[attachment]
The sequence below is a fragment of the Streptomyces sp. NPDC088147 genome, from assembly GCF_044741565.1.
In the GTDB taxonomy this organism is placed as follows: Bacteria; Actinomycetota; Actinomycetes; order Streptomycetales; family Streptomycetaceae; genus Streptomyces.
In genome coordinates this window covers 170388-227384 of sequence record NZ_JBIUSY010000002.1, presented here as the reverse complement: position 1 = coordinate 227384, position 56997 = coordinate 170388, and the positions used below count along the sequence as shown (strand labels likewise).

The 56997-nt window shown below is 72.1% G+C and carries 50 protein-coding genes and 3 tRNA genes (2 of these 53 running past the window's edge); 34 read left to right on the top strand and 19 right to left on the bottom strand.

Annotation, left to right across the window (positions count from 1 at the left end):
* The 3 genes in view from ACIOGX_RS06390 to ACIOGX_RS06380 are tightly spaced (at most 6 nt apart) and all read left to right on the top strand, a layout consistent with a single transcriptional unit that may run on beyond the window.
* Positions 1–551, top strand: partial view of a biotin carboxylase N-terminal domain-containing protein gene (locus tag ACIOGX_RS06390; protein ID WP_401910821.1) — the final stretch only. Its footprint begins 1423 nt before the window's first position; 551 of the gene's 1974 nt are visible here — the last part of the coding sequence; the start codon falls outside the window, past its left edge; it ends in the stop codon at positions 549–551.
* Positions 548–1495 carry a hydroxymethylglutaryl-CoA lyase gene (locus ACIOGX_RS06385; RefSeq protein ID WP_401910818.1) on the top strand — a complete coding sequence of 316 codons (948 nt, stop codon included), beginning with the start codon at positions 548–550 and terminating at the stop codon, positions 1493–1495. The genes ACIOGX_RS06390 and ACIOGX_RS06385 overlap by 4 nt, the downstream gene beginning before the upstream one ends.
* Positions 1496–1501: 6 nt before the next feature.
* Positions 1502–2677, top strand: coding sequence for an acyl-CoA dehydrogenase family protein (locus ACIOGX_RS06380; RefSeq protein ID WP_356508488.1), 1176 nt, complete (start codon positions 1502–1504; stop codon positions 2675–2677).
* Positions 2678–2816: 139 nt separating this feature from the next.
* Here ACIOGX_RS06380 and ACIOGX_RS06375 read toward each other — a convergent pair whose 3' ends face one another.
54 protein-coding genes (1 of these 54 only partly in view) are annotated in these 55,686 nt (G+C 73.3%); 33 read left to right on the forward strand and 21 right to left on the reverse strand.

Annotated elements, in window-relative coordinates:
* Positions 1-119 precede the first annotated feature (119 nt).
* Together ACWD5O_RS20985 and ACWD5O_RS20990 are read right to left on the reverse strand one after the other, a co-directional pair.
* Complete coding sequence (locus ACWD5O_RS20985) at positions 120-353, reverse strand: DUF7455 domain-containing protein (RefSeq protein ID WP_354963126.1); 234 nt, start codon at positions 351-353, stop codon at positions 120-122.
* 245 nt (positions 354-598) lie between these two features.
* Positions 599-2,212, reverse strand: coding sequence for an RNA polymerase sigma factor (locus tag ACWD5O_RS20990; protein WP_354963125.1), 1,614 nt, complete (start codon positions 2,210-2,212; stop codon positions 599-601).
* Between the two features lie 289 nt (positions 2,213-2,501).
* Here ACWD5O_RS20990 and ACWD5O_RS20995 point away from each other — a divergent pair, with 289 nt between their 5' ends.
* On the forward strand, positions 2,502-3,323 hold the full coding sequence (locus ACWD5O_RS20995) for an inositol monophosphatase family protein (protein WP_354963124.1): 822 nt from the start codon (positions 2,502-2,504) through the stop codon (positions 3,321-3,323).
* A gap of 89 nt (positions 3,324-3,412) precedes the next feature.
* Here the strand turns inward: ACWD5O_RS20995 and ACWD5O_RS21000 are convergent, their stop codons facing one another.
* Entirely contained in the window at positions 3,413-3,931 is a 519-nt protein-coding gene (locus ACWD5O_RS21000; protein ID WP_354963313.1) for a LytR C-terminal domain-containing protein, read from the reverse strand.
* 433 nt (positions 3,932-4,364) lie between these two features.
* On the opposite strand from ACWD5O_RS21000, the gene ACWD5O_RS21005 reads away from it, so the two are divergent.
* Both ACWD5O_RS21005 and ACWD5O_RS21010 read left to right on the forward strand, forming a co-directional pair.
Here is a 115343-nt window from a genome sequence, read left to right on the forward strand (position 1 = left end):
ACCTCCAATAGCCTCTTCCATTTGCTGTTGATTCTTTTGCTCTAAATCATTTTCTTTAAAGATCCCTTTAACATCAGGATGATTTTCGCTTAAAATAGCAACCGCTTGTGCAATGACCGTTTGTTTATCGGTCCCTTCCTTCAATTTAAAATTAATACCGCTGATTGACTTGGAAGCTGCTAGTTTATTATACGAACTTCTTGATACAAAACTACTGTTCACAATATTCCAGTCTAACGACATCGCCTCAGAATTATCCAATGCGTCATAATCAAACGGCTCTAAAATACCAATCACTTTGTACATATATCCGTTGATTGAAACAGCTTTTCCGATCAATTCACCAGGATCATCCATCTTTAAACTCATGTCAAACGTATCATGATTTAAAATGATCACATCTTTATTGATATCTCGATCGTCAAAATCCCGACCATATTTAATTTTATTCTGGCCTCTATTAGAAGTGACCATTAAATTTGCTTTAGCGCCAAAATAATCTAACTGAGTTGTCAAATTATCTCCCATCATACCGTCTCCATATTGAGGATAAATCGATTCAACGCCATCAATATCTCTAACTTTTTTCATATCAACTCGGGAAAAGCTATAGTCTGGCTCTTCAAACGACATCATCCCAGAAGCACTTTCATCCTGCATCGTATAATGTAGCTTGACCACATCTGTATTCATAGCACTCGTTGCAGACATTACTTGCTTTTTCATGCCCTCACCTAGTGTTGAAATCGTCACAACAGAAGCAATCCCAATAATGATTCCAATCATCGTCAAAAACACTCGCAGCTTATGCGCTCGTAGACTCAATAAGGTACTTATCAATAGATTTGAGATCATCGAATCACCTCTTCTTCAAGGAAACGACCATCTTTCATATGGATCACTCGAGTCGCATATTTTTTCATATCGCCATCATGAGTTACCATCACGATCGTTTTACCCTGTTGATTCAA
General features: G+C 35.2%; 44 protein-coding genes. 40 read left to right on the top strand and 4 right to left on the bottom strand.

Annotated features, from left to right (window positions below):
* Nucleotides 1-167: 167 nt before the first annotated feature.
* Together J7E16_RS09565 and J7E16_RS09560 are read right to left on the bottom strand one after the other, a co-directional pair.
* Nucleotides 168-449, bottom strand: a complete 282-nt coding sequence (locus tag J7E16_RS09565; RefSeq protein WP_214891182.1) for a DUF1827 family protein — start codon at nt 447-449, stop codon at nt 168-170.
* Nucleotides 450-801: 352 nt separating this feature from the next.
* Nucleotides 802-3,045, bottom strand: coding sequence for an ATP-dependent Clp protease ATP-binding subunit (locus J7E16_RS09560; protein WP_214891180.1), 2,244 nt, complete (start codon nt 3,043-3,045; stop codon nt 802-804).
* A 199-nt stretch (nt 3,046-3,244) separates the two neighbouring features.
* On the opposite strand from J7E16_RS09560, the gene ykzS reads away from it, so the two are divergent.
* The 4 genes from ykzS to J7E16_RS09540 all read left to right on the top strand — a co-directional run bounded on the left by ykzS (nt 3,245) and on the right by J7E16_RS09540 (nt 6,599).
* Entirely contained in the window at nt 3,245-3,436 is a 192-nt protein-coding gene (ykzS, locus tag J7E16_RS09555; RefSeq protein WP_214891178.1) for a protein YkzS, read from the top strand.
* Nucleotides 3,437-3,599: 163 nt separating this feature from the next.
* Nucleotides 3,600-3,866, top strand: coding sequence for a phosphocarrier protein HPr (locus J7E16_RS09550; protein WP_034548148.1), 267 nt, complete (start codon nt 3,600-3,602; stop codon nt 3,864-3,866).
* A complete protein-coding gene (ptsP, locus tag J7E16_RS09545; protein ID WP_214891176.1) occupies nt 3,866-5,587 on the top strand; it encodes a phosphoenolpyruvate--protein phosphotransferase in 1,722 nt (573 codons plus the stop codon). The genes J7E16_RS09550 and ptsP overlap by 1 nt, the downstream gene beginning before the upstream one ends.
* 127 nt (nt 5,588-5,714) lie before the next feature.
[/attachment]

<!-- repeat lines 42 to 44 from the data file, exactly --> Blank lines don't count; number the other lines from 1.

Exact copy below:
* Nucleotides 3,437-3,599: 163 nt separating this feature from the next.
* Nucleotides 3,600-3,866, top strand: coding sequence for a phosphocarrier protein HPr (locus J7E16_RS09550; protein WP_034548148.1), 267 nt, complete (start codon nt 3,600-3,602; stop codon nt 3,864-3,866).
* A complete protein-coding gene (ptsP, locus tag J7E16_RS09545; protein ID WP_214891176.1) occupies nt 3,866-5,587 on the top strand; it encodes a phosphoenolpyruvate--protein phosphotransferase in 1,722 nt (573 codons plus the stop codon). The genes J7E16_RS09550 and ptsP overlap by 1 nt, the downstream gene beginning before the upstream one ends.